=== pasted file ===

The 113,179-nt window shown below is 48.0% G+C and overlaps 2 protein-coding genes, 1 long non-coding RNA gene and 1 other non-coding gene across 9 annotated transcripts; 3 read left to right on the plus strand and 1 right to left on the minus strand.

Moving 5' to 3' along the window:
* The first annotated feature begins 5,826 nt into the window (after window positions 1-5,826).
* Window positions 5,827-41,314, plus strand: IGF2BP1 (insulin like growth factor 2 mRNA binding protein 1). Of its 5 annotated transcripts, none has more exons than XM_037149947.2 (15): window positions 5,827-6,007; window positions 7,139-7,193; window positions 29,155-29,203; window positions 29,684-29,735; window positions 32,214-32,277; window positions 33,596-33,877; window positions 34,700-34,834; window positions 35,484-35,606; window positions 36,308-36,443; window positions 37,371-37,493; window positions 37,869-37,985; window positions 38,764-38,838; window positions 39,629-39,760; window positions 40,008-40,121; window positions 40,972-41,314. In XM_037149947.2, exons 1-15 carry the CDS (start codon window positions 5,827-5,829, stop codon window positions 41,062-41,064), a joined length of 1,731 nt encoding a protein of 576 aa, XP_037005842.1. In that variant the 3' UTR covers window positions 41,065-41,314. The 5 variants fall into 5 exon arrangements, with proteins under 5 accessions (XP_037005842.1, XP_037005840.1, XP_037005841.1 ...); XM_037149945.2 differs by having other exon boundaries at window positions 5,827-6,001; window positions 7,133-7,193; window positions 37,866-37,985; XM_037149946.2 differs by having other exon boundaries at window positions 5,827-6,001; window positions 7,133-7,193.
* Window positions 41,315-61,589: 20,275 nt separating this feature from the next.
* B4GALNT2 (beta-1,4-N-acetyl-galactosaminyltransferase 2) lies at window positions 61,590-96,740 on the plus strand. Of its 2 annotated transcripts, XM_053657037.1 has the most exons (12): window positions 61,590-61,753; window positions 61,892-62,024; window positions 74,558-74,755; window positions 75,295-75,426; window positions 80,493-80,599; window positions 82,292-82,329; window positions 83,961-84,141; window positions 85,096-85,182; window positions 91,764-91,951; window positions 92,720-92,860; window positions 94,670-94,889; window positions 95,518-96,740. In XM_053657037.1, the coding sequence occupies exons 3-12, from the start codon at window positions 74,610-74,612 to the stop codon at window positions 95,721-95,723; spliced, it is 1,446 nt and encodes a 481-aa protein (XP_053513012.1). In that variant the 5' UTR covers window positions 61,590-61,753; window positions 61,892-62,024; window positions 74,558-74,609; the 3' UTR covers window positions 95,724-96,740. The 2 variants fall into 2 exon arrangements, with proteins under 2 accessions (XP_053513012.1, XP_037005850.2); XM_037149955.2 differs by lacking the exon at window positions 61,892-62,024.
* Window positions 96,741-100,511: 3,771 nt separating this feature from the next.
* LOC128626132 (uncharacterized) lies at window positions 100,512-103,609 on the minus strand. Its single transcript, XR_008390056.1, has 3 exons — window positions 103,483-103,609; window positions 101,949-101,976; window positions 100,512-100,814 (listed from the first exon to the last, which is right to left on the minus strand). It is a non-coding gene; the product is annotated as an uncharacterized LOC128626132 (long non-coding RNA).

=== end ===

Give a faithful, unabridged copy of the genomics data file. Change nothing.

The 113,179-nt window shown below is 48.0% G+C and overlaps 2 protein-coding genes, 1 long non-coding RNA gene and 1 other non-coding gene across 9 annotated transcripts; 3 read left to right on the plus strand and 1 right to left on the minus strand.

Moving 5' to 3' along the window:
* The first annotated feature begins 5,826 nt into the window (after window positions 1-5,826).
* Window positions 5,827-41,314, plus strand: IGF2BP1 (insulin like growth factor 2 mRNA binding protein 1). Of its 5 annotated transcripts, none has more exons than XM_037149947.2 (15): window positions 5,827-6,007; window positions 7,139-7,193; window positions 29,155-29,203; window positions 29,684-29,735; window positions 32,214-32,277; window positions 33,596-33,877; window positions 34,700-34,834; window positions 35,484-35,606; window positions 36,308-36,443; window positions 37,371-37,493; window positions 37,869-37,985; window positions 38,764-38,838; window positions 39,629-39,760; window positions 40,008-40,121; window positions 40,972-41,314. In XM_037149947.2, exons 1-15 carry the CDS (start codon window positions 5,827-5,829, stop codon window positions 41,062-41,064), a joined length of 1,731 nt encoding a protein of 576 aa, XP_037005842.1. In that variant the 3' UTR covers window positions 41,065-41,314. The 5 variants fall into 5 exon arrangements, with proteins under 5 accessions (XP_037005842.1, XP_037005840.1, XP_037005841.1 ...); XM_037149945.2 differs by having other exon boundaries at window positions 5,827-6,001; window positions 7,133-7,193; window positions 37,866-37,985; XM_037149946.2 differs by having other exon boundaries at window positions 5,827-6,001; window positions 7,133-7,193.
* Window positions 41,315-61,589: 20,275 nt separating this feature from the next.
* B4GALNT2 (beta-1,4-N-acetyl-galactosaminyltransferase 2) lies at window positions 61,590-96,740 on the plus strand. Of its 2 annotated transcripts, XM_053657037.1 has the most exons (12): window positions 61,590-61,753; window positions 61,892-62,024; window positions 74,558-74,755; window positions 75,295-75,426; window positions 80,493-80,599; window positions 82,292-82,329; window positions 83,961-84,141; window positions 85,096-85,182; window positions 91,764-91,951; window positions 92,720-92,860; window positions 94,670-94,889; window positions 95,518-96,740. In XM_053657037.1, the coding sequence occupies exons 3-12, from the start codon at window positions 74,610-74,612 to the stop codon at window positions 95,721-95,723; spliced, it is 1,446 nt and encodes a 481-aa protein (XP_053513012.1). In that variant the 5' UTR covers window positions 61,590-61,753; window positions 61,892-62,024; window positions 74,558-74,609; the 3' UTR covers window positions 95,724-96,740. The 2 variants fall into 2 exon arrangements, with proteins under 2 accessions (XP_053513012.1, XP_037005850.2); XM_037149955.2 differs by lacking the exon at window positions 61,892-62,024.
* Window positions 96,741-100,511: 3,771 nt separating this feature from the next.
* LOC128626132 (uncharacterized) lies at window positions 100,512-103,609 on the minus strand. Its single transcript, XR_008390056.1, has 3 exons — window positions 103,483-103,609; window positions 101,949-101,976; window positions 100,512-100,814 (listed from the first exon to the last, which is right to left on the minus strand). It is a non-coding gene; the product is annotated as an uncharacterized LOC128626132 (long non-coding RNA).